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Ths author is a Chartered Professional Engineer, providing specialized consultancy services in International Broadcasting Engineering. He is graduate of the Royal Melbourne Instiutute of Technology.and holds the rank of Member, Institution of Engineers Australia . he is a recipient of the Medal of the Order of Australia (OAM) for Services to Shortwave Radio, and was employed by the PMG's Dept/ATC/Telecom Australia from 1956 until 1997...

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Tuesday, August 10, 2010

Ascent of Reform Hill, Myrtleford

This article is an account of our visit to the Reform Hill, Myrtleford, 300 km NE of Melbourne, on Saturday August 7, 2010.

Reform Hill takes its name from a rich Gold Bearing Quartz Reef discovered in 1854. Trial crushings yielded a high proportion of gold, ten ounces to the ton. The gold bearing quartz was in places 7 metres wide and ran through the core of the hill.

This reef brought about the development of Myrtleford due to the long term nature of quartz reef gold mining and the area's location on a fertile valley. John Riley was allotted 100 yards of reef which became known as the Reform and from there the mine grew rapidly.

To crush the quartz stone, the Reform Battery was erected on the Banks of the Happy Valley Creek opposite the mine tunnel entrance, very near where the Old Butter Factory is today. The battery was powered by a water wheel about 5 metres in diameter and treated the stone of the district at a cost of 33 shillings per ton. It could crush about 19 tons of quartz per day, 24 hours per day, 6 days a week.

For over 30 years the Reform Mine was a principal employer within Myrtleford, with the miners paid around 2 pounds and 10 shillings a week, (about $5) in the mid 1880's. The mine closed in 1888 due mainly to a large amount of water entering the shafts. It is estimated that the mine produced around 21,500 ounces of gold, which at todays prices, would be worth around 20 mllion Dollars.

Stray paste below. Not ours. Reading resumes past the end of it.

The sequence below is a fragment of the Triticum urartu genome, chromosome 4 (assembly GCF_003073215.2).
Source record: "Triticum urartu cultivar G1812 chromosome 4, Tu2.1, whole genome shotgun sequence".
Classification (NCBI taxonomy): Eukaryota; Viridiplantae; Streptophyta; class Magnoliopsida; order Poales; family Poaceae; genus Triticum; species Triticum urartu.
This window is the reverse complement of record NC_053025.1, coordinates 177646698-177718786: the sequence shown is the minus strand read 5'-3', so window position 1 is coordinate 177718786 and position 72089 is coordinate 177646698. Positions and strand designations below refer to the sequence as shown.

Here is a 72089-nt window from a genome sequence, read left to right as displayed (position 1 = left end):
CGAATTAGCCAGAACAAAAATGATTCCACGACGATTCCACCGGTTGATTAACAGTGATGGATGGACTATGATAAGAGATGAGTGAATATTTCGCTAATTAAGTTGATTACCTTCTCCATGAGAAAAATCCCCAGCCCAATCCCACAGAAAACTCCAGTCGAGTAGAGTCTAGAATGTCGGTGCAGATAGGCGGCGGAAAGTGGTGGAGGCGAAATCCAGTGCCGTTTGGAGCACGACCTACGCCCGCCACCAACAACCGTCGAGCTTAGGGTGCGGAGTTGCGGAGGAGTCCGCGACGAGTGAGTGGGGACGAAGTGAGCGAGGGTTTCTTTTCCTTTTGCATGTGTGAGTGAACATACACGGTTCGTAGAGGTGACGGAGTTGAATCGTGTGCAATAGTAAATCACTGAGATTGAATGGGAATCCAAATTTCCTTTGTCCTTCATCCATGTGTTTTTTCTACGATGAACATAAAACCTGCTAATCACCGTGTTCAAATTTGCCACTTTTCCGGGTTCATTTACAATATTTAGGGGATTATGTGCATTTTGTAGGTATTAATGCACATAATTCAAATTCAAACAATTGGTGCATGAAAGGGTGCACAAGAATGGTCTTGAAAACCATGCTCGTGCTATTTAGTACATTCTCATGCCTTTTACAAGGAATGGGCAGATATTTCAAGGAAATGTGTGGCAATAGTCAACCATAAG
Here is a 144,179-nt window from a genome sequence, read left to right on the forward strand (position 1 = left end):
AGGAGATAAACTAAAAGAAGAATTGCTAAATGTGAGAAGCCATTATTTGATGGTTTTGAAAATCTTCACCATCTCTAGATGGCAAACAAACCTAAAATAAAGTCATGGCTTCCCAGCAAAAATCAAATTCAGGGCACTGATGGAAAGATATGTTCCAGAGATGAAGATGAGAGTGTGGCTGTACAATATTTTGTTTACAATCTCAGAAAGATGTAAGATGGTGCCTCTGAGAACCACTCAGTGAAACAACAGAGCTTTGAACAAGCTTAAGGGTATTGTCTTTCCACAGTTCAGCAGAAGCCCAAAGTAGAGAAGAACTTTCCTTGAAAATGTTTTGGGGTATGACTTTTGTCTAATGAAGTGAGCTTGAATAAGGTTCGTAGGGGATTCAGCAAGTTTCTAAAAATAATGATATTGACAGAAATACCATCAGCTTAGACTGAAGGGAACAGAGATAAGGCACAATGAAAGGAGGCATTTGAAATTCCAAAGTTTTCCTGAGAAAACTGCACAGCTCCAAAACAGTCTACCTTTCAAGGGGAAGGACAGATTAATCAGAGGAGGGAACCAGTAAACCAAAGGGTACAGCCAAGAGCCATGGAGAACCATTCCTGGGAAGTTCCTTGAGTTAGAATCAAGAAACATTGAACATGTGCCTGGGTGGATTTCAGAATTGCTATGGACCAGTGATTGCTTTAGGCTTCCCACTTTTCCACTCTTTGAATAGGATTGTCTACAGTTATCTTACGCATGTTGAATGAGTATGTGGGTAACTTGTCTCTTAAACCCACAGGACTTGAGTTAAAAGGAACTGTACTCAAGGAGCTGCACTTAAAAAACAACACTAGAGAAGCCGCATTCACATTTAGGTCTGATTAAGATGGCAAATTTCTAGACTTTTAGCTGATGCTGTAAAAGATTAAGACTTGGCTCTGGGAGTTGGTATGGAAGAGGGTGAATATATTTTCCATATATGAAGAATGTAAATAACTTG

Starting at Jone's Reserve, on the Great Alpine Rd, Mick and I climbed the Hill to the Lookout, starting at Jone's Reserve on the Great Alpine Rd, crossing the Rail Trail, then via the Gully Track, and returned via the Spur Track, about 3 km in all.

Features of this walk were the monument to Hume and Hovell, built in 1924 to celebrate their exploration in 1824, the the old reservoir, nice stands of Grass Trees, and the old (covered) ventilation shaft of the Reform Mine.

The Lookout is a cleared area with a Trig Point Marker and it can also be reached by car up a steep management road. There are spectacular views towards the Mt Buffalo Massif, the Victorian Alps, over the Myrtleford town, and west along the Ovens Valley.

We saw some eastern Grey Kangaroos and Rock Wallabies!

The bushland is known as the Reform Hill State Forest and is now mainly regrowth, as the original forest was cleared during the gold days for fuel and building materials.

The Battery was resited to its present location some years ago - the historical display includes an information board with photos.

See all of the Photos of our visit!

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